Though the Instagram campaign is over, Tiffany still encourages people to share their pictures of True Love inspired by a different phrase ("True Love last forever when ______," for example) each week.
Tiffany did everything exactly right with this campaign. Submitting photos was a cinch and they made it about the user, but the theme of the content aligned perfectly with the brand. What's not to love?
Why do the work when you can get someone else to do it for just 1% of the profits? We joke, but that is what Lego is doing with its Lego Cuuso project. Users create a Lego project, share the concept, and see what others think. If a project gets 10,000 supporters, it's reviewed by Lego for a chance to become an official Lego project. If it's chosen for production, the creator receives 1 percent of the total net sales.
The creator is inspired to share his project with as many people as possible in order to gain votes, effectively raising brand awareness for Lego while also creating brand loyalty. All at very little cost to Lego.
There's something about getting a glimpse into someone's private life that many of us find intriguing. It's why magazine articles are always asking celebrities to reveal the contents of their bags. In 2011, Moleskine capitalized on this fascination of ours and launched a campaign titled What's in Your Bag?
The photos—which had to include a Moleskine—were uploaded to Facebook for shares, comments, and likes. Again, by making the barrier to entry low and by appealing to both the exhibitionist and the voyeur in all of us, Moleskine managed to create thousands of interactions with their brand.
One of the best ways to convince users to generate content? Tap into their nostalgic side. That's exactly what Subaru does with its My First Car campaign which encourages people to go online and share the story of their first car. This idea works because everyone who has ever had a first car has a story. When they got it. What kind of car it was. How much it cost. How they paid for it. Where they drove it first. Our first car is an important milestone for most of us and Subaru does a great job of tapping into that emotion. In addition, because the point of storytelling is sharing with an audience, the video is easily distributed via Facebook, Twitter, or email.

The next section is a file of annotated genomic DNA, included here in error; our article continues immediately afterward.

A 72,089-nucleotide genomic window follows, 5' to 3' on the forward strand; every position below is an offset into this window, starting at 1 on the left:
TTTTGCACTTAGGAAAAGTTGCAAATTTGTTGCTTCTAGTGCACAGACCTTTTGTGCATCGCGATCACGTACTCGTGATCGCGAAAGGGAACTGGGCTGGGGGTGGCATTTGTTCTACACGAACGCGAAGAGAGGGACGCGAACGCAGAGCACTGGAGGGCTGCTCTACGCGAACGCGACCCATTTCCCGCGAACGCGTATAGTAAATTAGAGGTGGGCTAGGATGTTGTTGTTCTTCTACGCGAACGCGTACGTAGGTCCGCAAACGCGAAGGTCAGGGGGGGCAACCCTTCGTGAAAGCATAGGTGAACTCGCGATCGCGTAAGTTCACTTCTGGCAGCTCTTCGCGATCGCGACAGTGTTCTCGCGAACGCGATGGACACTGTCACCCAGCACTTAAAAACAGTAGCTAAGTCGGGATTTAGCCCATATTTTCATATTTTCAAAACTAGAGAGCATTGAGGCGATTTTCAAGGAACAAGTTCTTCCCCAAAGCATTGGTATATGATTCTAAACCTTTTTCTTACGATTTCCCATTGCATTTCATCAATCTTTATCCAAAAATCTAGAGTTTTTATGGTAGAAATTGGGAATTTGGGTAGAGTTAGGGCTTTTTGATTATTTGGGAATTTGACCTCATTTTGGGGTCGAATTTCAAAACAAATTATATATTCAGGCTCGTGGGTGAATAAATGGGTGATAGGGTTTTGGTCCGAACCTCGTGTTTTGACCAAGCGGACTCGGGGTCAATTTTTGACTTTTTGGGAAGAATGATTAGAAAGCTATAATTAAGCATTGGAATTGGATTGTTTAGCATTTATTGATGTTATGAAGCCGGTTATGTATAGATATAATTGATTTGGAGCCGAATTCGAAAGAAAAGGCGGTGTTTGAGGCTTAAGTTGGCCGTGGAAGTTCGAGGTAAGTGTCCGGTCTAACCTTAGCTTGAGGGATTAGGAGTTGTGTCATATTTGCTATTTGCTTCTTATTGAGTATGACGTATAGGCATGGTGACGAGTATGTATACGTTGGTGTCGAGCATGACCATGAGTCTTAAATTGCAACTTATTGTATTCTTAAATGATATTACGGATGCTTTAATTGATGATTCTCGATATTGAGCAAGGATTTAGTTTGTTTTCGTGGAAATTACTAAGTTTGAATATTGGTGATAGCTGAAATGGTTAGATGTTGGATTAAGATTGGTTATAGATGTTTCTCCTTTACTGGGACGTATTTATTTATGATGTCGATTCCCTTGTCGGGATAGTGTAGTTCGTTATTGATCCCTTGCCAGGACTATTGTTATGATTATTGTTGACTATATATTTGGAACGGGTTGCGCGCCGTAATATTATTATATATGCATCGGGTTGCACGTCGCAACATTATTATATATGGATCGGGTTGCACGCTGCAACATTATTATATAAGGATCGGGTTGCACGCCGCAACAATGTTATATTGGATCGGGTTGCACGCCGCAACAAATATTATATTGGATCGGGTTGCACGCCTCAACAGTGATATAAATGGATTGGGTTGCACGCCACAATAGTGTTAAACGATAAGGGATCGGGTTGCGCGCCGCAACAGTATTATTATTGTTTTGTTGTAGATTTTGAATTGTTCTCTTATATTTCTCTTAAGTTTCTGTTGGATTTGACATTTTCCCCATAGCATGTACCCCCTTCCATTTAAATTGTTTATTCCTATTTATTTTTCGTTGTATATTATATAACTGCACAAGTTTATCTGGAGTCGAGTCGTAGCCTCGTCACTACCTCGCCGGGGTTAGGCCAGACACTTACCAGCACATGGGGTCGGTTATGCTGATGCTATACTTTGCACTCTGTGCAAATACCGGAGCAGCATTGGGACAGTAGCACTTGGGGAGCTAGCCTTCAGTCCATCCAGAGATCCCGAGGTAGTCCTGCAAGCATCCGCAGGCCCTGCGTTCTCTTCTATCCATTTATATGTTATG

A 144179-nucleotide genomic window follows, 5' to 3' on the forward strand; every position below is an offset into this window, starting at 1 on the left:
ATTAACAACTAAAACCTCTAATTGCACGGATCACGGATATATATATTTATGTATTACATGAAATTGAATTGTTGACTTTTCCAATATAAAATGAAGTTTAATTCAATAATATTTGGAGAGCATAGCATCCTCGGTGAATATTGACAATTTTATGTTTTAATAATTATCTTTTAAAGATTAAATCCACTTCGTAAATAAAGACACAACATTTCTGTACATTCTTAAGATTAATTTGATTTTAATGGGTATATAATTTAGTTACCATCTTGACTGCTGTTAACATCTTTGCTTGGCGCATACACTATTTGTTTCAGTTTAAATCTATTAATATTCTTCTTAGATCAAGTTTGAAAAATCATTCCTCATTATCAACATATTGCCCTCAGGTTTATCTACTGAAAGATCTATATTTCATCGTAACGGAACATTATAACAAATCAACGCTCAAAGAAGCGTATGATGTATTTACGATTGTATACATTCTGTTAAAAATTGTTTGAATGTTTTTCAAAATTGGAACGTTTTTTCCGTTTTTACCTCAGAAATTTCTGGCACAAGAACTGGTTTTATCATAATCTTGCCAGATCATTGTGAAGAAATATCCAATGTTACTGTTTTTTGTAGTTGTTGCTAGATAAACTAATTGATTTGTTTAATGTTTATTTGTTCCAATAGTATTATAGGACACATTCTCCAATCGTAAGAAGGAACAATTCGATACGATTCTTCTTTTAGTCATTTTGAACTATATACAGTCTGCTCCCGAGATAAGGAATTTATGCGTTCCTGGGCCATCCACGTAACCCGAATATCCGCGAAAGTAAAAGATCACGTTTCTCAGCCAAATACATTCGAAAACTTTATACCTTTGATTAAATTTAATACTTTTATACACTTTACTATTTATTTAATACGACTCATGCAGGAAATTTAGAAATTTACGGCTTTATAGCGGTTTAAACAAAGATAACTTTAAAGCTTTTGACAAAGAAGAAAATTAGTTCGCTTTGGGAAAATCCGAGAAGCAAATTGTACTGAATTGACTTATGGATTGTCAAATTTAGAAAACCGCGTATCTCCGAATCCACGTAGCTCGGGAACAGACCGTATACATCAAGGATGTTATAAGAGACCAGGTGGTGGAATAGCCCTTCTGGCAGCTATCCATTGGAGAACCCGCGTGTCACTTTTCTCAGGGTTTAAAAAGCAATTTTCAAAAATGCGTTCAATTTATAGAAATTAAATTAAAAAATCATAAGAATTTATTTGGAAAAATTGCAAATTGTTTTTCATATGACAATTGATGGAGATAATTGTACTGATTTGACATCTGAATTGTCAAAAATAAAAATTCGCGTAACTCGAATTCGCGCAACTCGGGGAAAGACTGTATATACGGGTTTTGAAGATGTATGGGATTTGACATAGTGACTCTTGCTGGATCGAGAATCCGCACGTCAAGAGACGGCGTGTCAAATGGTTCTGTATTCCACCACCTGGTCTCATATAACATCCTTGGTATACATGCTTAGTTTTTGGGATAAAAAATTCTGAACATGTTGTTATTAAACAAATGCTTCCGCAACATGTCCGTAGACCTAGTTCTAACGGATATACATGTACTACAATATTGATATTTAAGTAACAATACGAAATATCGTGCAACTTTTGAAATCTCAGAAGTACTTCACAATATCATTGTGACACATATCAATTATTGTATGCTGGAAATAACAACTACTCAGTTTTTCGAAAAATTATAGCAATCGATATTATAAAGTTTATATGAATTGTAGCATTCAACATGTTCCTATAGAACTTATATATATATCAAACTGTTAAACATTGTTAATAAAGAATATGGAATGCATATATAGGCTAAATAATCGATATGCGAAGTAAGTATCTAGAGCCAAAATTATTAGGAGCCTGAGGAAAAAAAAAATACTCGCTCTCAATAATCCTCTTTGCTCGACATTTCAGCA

Posting pictures of their outfits on Instagram is already something tons of girls are doing. Free People took note of that and added a twist: a card attached to all of its jeans with instructions for the buyer to take a pic of herself in the jeans, post it on Instagram, and add the #MYFBDENIM hashtag. The photos of the jeans are seen on Free People's stream, but also the customers and the best photos are featured on Free People's site with a handy "Shop this Style" link above. Free publicity that drives sales. Jean-ius.
Considering this is Dorito's seventh year doing its Crash the Super Bowl contest, one can only assume it's been a successful campaign for the salty snack chip company. It started, however, with just one idea: "Break a bunch of marketing and advertising rules." That's slightly ironic since now "inspire user-generated content" has become a marketing and advertising rule, but at the time it was definitely revolutionary.
The idea? Get fans to create their own Doritos commercials for the opportunity to have it shown during the Super Bowl… oh, and a million dollars.
Doritos knows what they're doing and they're doing it well, dragging the contest out in four parts, complete with lots of voting and sharing on Facebook. And with staying power and no end in sight, Crash the Super Bowl might be the most famous user-generated content campaign to date.